"It is recommended, therefore, that consideration be given to the establishment of several centers devoted to head injury investigation," Doidge quoted. Caveness and colleagues had described the Brain Injury Center of Excellence, which would be established decades later – after another pioneer got involved.

Army colonel Andres Salazar, a neurologist, championed the cause in the mid-1980s, after Caveness' death in 1981. As director of the Vietnam Head Injury Study, he wanted to combine registry data with the latest therapies and drug trials so patients with penetrating head wounds would benefit quickly, and with minimal tissue loss, in the clinical practice setting. In 1986, he founded the Army Penetrating Head Injury Project. Systematic care for brain injuries did not yet exist within the DoD or the Department of Veterans Affairs (VA) hospitals, despite some 10,000 peacetime TBI cases that had occurred by the late 1980s.

In 1992, after the Persian Gulf War, Congress allocated $3.2 million to create the Defense and Veterans Head Injury Program. "The program recognized that head trauma's effects may last well beyond a service member's end date of their terms of service," Doidge said.

The Defense and Veterans Brain Injury Center, founded in 2002, expanded the role of the Military Health System beyond research and clinical care, to include an educational component. Since 2007, all VA healthcare facilities have screened all veterans of Operations Enduring Freedom and Iraqi Freedom for potential TBI cases. In 2012, the DoD issued a directive which standardized terminology, systemized medical management, and provided procedures for the management of TBI in deployed settings. The Defense Centers of Excellence for Psychological Health and Traumatic Brain Injury, now comprised of DVBIC, the Deployment Health Clinical Center and the National Center for Telehealth and Technology, inform policy and advance the standards of care.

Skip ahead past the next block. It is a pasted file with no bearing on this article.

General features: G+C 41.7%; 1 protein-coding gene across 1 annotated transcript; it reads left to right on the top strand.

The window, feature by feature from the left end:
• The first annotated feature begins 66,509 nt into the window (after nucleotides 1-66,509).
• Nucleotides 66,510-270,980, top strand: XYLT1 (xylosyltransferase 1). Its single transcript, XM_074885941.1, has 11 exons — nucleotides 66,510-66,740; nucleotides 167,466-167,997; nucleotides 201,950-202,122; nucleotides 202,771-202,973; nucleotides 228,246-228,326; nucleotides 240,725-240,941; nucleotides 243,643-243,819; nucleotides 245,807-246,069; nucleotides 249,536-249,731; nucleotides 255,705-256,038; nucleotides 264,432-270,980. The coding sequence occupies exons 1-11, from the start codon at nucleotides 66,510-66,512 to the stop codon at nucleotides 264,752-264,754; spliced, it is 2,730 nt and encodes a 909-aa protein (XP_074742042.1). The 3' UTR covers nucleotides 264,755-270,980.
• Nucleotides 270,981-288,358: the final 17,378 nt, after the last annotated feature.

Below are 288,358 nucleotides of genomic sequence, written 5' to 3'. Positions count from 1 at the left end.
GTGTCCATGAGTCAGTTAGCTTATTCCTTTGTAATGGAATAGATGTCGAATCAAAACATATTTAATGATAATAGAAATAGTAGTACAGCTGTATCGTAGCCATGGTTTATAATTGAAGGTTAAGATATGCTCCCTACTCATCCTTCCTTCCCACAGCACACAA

"Upon the establishment of DVBIC in 2002, Caveness and Salazar's vision for a federal traumatic brain center of excellence came into being," Doidge concluded.

Doidge's lecture on the origins of the Defense Centers of Excellence for Psychological Health and Traumatic Brain Injury culminated Traumatic Brain Injury Awareness Month in the DoD. Earlier in March, NMHM had held its 18th annual Brain Awareness Week program, where middle-school students interact with brain sciences experts as part of a campaign to inspire an interest in the field.

NMHM's Medical Museum Science Cafes are a regular series of informal talks that connect the mission of the Department of Defense museum with the public. NMHM was founded as the Army Medical Museum in 1862 and moved to its current location in Silver Spring, Maryland, in 2012. NMHM is an element of the Defense Health Agency. For more information on upcoming events, please call 301-319-3303 or visit


Caption: Michael Doidge, contract historian for the Defense Centers of Excellence for Psychological Health and Traumatic Brain Injury, speaks at the March 28, 2017 Medical Museum Science Café at the National Museum of Health and Medicine in Silver Spring, Md. Doidge's topic was "Learning As We Treat: Building the Department of Defense's Traumatic Brain Injury Center of Excellence."

(National Museum of Health and Medicine photo by Matthew Breitbart / Released)